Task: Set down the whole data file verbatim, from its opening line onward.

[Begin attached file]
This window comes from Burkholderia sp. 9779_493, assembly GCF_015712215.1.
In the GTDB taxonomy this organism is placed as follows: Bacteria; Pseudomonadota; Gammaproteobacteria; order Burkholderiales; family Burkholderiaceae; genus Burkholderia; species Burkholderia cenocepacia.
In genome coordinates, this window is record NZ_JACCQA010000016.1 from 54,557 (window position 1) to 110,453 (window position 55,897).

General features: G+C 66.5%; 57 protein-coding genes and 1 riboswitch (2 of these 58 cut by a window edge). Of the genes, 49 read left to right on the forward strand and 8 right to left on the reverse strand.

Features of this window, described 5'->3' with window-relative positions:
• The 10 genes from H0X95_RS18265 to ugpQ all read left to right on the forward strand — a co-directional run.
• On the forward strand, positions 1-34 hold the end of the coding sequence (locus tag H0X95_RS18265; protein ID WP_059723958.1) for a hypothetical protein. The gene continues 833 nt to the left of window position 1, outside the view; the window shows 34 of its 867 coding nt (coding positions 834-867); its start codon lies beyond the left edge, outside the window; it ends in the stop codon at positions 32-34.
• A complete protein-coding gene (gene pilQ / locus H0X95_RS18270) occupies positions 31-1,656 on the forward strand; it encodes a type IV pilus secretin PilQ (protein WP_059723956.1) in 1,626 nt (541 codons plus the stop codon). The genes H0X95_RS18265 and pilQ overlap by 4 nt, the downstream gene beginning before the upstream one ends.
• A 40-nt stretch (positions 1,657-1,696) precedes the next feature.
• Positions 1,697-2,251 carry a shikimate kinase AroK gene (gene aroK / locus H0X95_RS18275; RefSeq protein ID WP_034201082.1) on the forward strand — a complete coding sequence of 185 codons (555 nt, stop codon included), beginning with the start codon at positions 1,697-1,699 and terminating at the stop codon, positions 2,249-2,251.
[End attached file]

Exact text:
This window comes from Burkholderia sp. 9779_493, assembly GCF_015712215.1.
In the GTDB taxonomy this organism is placed as follows: Bacteria; Pseudomonadota; Gammaproteobacteria; order Burkholderiales; family Burkholderiaceae; genus Burkholderia; species Burkholderia cenocepacia.
In genome coordinates, this window is record NZ_JACCQA010000016.1 from 54,557 (window position 1) to 110,453 (window position 55,897).

General features: G+C 66.5%; 57 protein-coding genes and 1 riboswitch (2 of these 58 cut by a window edge). Of the genes, 49 read left to right on the forward strand and 8 right to left on the reverse strand.

Features of this window, described 5'->3' with window-relative positions:
• The 10 genes from H0X95_RS18265 to ugpQ all read left to right on the forward strand — a co-directional run.
• On the forward strand, positions 1-34 hold the end of the coding sequence (locus tag H0X95_RS18265; protein ID WP_059723958.1) for a hypothetical protein. The gene continues 833 nt to the left of window position 1, outside the view; the window shows 34 of its 867 coding nt (coding positions 834-867); its start codon lies beyond the left edge, outside the window; it ends in the stop codon at positions 32-34.
• A complete protein-coding gene (gene pilQ / locus H0X95_RS18270) occupies positions 31-1,656 on the forward strand; it encodes a type IV pilus secretin PilQ (protein WP_059723956.1) in 1,626 nt (541 codons plus the stop codon). The genes H0X95_RS18265 and pilQ overlap by 4 nt, the downstream gene beginning before the upstream one ends.
• A 40-nt stretch (positions 1,657-1,696) precedes the next feature.
• Positions 1,697-2,251 carry a shikimate kinase AroK gene (gene aroK / locus H0X95_RS18275; RefSeq protein ID WP_034201082.1) on the forward strand — a complete coding sequence of 185 codons (555 nt, stop codon included), beginning with the start codon at positions 1,697-1,699 and terminating at the stop codon, positions 2,249-2,251.